BPA in Plastic: Threat or Hype?

Many plastic bottles lately boast “BPA free” labels.It seems to be a hot issue in the world of plastics. Should you avoid BPA? Is this a fad with no basis in science?

What’s the Deal with BPA?

To sum up, The US Department of Health and Human Services’ website states about BPA that “newer studies have led federal health officials to express some concern about the safety of BPA (1).”

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Bisphenol-A (BPA), the product that is garnering all of this consumer and industry attention, is a chemical that’s been used in the manufacture of plastics for over 40 years. Recently, however, research has shown signs that BPA could be harming humans. According to wikipedia, BPA has weak but detectable hormone-like properties which are of special concern for fetuses and children. Research has indicated that effects for adults are possible, as well. BPA’s properties are being further investigated for their possible ability affect developing brains, prostate glands, and other outcomes. With the CDC finding BPA present in almost all humans tested in a large scale sample (3), it’s understandable why we all would want to understand it better.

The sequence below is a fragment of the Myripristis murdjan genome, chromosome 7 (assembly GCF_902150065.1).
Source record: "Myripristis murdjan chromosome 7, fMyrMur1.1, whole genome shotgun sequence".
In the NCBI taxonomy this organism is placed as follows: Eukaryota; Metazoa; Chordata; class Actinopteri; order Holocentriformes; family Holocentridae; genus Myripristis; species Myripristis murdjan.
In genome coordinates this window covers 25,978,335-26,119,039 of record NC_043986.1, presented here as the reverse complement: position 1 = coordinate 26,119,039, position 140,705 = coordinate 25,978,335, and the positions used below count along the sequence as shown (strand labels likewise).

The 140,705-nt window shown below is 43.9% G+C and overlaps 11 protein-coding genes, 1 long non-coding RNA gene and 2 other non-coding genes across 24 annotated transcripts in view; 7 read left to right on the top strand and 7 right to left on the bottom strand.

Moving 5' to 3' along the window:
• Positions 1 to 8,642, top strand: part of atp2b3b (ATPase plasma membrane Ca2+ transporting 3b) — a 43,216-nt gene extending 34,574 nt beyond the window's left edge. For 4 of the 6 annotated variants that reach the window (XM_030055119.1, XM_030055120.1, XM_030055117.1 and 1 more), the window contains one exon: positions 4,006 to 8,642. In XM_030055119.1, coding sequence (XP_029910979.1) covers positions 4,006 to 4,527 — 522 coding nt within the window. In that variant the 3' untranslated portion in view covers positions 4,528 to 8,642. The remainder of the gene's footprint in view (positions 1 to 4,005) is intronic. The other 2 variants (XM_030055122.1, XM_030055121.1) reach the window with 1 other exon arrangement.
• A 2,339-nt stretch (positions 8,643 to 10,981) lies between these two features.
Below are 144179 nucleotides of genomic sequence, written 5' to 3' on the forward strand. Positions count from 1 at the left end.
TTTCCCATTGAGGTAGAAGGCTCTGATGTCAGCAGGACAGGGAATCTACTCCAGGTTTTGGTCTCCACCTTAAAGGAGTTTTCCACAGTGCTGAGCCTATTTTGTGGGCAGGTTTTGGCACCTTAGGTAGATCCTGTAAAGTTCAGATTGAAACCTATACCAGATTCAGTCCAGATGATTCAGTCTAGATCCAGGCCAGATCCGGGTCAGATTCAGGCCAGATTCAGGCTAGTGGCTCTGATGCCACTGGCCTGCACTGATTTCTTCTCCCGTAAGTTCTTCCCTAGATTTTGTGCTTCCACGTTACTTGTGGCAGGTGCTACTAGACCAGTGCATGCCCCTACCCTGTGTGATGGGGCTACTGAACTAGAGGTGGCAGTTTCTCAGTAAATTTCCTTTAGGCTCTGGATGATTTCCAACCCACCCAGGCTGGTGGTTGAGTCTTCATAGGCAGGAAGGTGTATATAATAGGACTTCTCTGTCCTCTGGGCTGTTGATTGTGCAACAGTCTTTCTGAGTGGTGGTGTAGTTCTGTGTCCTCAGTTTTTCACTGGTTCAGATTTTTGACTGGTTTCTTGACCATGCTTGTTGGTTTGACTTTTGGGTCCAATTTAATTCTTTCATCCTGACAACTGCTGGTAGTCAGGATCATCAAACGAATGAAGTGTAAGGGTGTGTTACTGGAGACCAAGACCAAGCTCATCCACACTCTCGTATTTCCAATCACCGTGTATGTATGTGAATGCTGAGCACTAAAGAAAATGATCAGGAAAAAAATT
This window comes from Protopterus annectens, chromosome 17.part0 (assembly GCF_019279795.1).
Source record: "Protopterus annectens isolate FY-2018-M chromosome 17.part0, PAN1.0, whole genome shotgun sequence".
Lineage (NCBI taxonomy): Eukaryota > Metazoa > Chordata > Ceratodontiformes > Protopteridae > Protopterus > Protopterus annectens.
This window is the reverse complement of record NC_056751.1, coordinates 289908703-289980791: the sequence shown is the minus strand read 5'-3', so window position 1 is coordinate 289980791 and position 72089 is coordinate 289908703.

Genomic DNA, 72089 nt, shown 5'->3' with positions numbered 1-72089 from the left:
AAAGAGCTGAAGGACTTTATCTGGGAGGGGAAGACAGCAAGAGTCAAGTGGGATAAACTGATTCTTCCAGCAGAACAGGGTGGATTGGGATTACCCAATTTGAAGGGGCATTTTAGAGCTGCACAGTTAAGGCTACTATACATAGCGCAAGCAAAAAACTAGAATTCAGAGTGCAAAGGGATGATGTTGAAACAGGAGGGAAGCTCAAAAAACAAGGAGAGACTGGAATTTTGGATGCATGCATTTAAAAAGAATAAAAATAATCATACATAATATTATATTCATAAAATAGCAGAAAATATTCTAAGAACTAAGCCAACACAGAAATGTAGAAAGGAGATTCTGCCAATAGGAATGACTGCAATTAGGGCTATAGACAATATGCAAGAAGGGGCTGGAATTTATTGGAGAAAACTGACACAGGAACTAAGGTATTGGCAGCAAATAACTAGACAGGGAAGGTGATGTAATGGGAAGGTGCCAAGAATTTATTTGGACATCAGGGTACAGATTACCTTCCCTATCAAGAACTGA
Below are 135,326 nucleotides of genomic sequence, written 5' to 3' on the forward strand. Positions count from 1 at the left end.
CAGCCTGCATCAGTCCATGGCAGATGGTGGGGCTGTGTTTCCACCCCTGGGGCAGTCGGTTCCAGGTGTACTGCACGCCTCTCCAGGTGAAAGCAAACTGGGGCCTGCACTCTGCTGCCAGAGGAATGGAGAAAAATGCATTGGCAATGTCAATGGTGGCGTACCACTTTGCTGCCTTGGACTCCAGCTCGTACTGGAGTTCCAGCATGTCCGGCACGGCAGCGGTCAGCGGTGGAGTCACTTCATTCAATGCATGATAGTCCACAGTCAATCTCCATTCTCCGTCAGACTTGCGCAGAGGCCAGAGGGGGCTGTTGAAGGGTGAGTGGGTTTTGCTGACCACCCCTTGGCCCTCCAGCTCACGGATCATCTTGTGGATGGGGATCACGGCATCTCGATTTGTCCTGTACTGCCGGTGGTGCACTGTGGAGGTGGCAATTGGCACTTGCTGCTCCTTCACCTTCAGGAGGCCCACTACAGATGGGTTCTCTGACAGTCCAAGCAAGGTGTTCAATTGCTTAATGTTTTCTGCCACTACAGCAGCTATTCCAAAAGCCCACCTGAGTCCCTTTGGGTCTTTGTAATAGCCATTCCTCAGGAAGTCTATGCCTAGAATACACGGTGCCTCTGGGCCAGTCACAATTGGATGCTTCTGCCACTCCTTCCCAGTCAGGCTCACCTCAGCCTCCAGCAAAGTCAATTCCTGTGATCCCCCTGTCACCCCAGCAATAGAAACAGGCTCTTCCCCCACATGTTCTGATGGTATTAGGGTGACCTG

What to Do?

Should we run from BPA? Odds appear strongest that any effects on adults are minimal. The largest concern is effect of BPA on human development, and even then, there are many questions about how BPA could affect humans and numerous questions surrounding the applicability of the preliminary studies. This is the type of issue that is ripe for being overblown, nevertheless, some concern is reported by the FDA (1).

The FDA reports that BPA is present in cans of liquid infant formula, since plastics are commonly used to line aluminum cans. They do not recommend avoiding those products, yet the US government continues to investigate it’s impact on the bodies of infants and adults. Meanwhile, the FDA supports the discontinued use of BPA in newly manufactured products.

Eden Foods (see photo below), a natural foods producer, manufactures and touts their cans lined with BPA-free plastic (2).

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Do Eden Foods‘ canned products cost more? Yes. A quick scan of prices indicates that they cost about 75 cents more per can. With little evidence that BPA affects adults, the most common consumers of Eden’s products, it may or may not be a fair price. Luckily, you at least have more options for being BPA free.

(1) http://www.hhs.gov/safety/bpa/
(2) http://www.edenfoods.com/articles/view.php?articles_id=178
(3) http://www.cdc.gov/exposurereport/BisphenolA_FactSheet.html

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